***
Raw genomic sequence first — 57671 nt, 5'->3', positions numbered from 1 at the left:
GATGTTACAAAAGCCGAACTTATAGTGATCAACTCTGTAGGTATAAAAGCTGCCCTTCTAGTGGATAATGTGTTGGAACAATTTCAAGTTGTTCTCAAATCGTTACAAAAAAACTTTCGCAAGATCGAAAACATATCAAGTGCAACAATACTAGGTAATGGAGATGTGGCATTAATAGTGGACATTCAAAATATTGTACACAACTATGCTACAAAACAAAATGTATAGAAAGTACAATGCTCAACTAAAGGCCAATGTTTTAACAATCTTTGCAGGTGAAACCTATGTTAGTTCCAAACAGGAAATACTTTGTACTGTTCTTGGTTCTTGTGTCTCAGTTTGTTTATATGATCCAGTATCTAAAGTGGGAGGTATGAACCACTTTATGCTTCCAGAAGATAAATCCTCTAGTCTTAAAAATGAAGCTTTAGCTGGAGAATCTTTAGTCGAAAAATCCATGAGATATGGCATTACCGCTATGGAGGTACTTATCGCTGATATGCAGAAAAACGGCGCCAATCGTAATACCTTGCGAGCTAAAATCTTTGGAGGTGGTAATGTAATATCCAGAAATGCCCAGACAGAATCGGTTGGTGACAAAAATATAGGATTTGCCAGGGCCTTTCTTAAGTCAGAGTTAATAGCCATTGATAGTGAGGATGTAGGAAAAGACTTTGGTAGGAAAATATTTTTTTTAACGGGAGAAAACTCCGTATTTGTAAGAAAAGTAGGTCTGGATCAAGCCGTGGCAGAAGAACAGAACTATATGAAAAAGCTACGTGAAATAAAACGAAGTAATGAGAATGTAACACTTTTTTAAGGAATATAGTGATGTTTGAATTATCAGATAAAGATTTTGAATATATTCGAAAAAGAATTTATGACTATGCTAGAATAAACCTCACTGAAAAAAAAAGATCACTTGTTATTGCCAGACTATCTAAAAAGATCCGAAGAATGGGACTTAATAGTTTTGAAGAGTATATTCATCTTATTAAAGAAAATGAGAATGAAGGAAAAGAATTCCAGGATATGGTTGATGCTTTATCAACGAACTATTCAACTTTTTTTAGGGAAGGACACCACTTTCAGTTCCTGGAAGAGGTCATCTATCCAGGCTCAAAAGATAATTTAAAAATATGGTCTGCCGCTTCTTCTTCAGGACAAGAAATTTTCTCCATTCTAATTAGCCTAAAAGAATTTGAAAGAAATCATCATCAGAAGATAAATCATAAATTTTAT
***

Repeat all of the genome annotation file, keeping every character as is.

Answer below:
Raw genomic sequence first — 57671 nt, 5'->3', positions numbered from 1 at the left:
GATGTTACAAAAGCCGAACTTATAGTGATCAACTCTGTAGGTATAAAAGCTGCCCTTCTAGTGGATAATGTGTTGGAACAATTTCAAGTTGTTCTCAAATCGTTACAAAAAAACTTTCGCAAGATCGAAAACATATCAAGTGCAACAATACTAGGTAATGGAGATGTGGCATTAATAGTGGACATTCAAAATATTGTACACAACTATGCTACAAAACAAAATGTATAGAAAGTACAATGCTCAACTAAAGGCCAATGTTTTAACAATCTTTGCAGGTGAAACCTATGTTAGTTCCAAACAGGAAATACTTTGTACTGTTCTTGGTTCTTGTGTCTCAGTTTGTTTATATGATCCAGTATCTAAAGTGGGAGGTATGAACCACTTTATGCTTCCAGAAGATAAATCCTCTAGTCTTAAAAATGAAGCTTTAGCTGGAGAATCTTTAGTCGAAAAATCCATGAGATATGGCATTACCGCTATGGAGGTACTTATCGCTGATATGCAGAAAAACGGCGCCAATCGTAATACCTTGCGAGCTAAAATCTTTGGAGGTGGTAATGTAATATCCAGAAATGCCCAGACAGAATCGGTTGGTGACAAAAATATAGGATTTGCCAGGGCCTTTCTTAAGTCAGAGTTAATAGCCATTGATAGTGAGGATGTAGGAAAAGACTTTGGTAGGAAAATATTTTTTTTAACGGGAGAAAACTCCGTATTTGTAAGAAAAGTAGGTCTGGATCAAGCCGTGGCAGAAGAACAGAACTATATGAAAAAGCTACGTGAAATAAAACGAAGTAATGAGAATGTAACACTTTTTTAAGGAATATAGTGATGTTTGAATTATCAGATAAAGATTTTGAATATATTCGAAAAAGAATTTATGACTATGCTAGAATAAACCTCACTGAAAAAAAAAGATCACTTGTTATTGCCAGACTATCTAAAAAGATCCGAAGAATGGGACTTAATAGTTTTGAAGAGTATATTCATCTTATTAAAGAAAATGAGAATGAAGGAAAAGAATTCCAGGATATGGTTGATGCTTTATCAACGAACTATTCAACTTTTTTTAGGGAAGGACACCACTTTCAGTTCCTGGAAGAGGTCATCTATCCAGGCTCAAAAGATAATTTAAAAATATGGTCTGCCGCTTCTTCTTCAGGACAAGAAATTTTCTCCATTCTAATTAGCCTAAAAGAATTTGAAAGAAATCATCATCAGAAGATAAATCATAAATTTTAT